***Interested in natural remedies? Uncover herbal remedies from traditional Mexican sources for healing and wellness in the Exploring Traditional Herbal Remedies in Mexico series.
Natural Healing — Ruda
Ruda (ruta graveolens) came to Mexico with the Spanish priests. Branches of this plant were used during mass to sprinkle the holy water about. Mexican curanderas have adopted this practice for their healing sessions. Branches of ruda are used in limpias (cleansings). The curandera (healer) will use this aromatic plant to sweep the body of what ails it. Ruda has been shown to have an antiproliferative effect on cancer cells. It has antibiotic, anti-inflammatory, and antioxidant value. A wash for sores and wounds is made from 20 grams of fresh ruda per liter of water. A poultice can be made with freshly crushed leaves. It is an organic insecticide and herbicide. In Mexico, you will often find ruda by the window to keep out insects or sprigs kept under pillows for the bedbugs. Ruda is often used as a treatment for lice as well. An infusion of 35 grams of fresh ruda per liter or water is made then massaged into the scalp. The head is covered for an hour, then the hair is washed. Apparently, it will also deter cats, although my cat doesn’t seem to realize that and lays haphazardly on whatever section of the garden is the coolest despite numerous rue plants spaced randomly among the other herbs. A tea made from ruda is sometimes used by parteras (midwives) to increase the strength of uterine contractions when labor has gone on for some time. Ruda was also used in infusions to end an unwanted pregnancy during the first few weeks. A tea to bring on menstruation was brewed with 1 / 2 teaspoon of ruda, albabaca (basil), epazote (American wormseed) and yerba buena (spearmint). This aspect of the herb means that pregnant and lactating women should not use ruda in any form. Traditionally, ruda is used to treat earache. Simply soak a cotton ball in warmed vegetable oil infused with ruda and place it in the ear. Crushed leaves are often used on the forehead to treat headaches caused by tension. In addition to the warning against the use during pregnancy, excessive doses of ruda can be toxic. Dermal application should also be done with care because the oils in the plant contain furanocoumarins which sensitize the skin to light and can cause severe blistering on some people.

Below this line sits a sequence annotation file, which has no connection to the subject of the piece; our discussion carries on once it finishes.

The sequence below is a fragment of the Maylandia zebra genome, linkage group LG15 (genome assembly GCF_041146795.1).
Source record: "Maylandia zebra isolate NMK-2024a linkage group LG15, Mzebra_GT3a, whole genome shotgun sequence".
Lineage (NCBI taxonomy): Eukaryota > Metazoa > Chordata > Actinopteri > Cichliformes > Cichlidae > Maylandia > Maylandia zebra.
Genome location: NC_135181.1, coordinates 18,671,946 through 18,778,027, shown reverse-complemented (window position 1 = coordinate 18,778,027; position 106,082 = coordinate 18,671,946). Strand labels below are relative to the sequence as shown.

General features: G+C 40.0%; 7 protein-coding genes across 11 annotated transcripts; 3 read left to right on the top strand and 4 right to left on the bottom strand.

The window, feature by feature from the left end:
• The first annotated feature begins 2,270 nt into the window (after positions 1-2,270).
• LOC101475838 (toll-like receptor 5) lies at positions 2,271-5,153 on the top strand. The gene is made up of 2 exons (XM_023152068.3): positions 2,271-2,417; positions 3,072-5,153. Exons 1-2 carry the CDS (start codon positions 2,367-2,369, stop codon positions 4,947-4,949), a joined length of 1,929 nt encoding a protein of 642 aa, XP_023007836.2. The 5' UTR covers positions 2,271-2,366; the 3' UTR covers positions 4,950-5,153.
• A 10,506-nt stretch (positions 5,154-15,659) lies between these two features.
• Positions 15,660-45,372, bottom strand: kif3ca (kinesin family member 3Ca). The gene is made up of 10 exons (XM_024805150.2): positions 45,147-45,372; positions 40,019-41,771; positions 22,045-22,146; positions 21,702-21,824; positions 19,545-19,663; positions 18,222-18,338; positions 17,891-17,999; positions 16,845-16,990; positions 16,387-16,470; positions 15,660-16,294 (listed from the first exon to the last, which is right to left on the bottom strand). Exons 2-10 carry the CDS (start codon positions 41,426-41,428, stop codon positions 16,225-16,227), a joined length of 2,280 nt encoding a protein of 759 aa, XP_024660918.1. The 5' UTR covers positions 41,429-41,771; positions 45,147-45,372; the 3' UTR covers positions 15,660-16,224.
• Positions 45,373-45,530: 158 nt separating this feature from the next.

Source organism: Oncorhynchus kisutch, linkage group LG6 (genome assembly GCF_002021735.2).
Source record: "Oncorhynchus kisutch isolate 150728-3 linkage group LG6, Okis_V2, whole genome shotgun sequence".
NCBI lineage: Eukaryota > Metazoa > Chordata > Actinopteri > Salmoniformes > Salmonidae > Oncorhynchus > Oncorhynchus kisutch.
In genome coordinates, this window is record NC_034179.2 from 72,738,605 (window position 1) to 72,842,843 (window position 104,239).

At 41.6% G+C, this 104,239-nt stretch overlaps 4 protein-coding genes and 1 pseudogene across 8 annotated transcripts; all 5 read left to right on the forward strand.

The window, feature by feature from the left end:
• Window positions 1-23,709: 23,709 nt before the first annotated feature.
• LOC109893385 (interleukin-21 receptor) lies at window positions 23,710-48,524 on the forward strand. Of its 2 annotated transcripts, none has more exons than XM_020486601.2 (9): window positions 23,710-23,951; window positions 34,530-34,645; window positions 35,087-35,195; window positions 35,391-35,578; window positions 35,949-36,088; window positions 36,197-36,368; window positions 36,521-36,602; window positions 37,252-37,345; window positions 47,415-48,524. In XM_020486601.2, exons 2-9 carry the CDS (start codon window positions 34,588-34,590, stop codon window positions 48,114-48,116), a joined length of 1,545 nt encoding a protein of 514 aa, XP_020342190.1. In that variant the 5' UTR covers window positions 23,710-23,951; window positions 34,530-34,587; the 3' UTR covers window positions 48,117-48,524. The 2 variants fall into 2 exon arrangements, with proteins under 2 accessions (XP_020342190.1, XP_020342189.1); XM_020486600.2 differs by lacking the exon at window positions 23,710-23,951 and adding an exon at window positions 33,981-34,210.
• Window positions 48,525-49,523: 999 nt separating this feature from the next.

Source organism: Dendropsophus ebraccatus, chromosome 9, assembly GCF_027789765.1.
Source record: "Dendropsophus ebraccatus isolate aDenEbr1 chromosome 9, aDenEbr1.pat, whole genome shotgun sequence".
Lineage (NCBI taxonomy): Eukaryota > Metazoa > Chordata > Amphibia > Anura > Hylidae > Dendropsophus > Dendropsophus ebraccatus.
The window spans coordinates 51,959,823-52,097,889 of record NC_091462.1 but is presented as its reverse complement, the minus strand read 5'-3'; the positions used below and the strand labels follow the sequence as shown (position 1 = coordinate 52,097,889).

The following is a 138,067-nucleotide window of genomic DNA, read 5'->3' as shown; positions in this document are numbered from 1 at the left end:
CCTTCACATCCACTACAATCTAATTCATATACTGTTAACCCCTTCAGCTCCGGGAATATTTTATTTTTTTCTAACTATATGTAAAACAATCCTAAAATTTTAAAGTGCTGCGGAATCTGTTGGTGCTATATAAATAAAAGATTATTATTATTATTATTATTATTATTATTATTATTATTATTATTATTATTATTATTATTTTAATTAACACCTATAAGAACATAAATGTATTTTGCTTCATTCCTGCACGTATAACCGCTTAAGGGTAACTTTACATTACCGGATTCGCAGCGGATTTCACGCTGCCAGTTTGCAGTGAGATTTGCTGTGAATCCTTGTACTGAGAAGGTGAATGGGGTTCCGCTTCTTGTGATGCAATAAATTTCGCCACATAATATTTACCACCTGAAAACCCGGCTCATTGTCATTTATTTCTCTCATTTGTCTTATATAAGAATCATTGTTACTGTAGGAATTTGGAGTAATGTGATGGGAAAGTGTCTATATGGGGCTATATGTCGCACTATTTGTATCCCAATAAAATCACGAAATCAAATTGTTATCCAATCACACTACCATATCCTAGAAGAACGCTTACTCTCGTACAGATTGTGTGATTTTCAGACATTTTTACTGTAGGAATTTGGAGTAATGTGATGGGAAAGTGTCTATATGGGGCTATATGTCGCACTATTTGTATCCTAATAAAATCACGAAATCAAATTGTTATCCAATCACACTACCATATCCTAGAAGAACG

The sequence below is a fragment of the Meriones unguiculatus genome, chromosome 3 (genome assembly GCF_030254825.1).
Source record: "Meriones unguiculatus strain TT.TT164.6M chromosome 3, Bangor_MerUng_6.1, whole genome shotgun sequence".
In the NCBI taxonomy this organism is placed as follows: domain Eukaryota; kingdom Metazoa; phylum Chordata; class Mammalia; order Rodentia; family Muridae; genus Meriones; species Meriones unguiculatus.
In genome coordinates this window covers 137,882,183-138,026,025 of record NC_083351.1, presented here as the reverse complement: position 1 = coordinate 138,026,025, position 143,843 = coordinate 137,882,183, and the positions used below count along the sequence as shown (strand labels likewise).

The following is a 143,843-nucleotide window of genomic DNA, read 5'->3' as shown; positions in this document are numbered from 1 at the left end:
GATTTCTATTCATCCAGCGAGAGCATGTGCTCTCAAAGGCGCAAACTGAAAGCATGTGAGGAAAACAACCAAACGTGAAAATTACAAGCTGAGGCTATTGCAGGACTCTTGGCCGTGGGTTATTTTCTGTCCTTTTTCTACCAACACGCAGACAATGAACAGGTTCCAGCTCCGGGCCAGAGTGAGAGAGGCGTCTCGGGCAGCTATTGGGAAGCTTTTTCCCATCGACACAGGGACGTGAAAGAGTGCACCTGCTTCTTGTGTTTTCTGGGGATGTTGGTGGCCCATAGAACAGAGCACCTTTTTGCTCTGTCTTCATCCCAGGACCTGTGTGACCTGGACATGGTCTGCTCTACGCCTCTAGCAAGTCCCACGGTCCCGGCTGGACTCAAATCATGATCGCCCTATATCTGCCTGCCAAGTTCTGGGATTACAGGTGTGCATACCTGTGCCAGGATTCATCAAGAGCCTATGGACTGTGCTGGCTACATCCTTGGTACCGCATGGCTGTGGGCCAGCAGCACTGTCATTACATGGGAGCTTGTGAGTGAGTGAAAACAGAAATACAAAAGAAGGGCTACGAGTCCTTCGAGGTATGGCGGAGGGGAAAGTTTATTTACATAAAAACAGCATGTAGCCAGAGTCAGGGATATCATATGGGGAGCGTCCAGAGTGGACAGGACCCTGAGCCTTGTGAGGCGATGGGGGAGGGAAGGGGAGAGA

Filed under Health, Natural Healing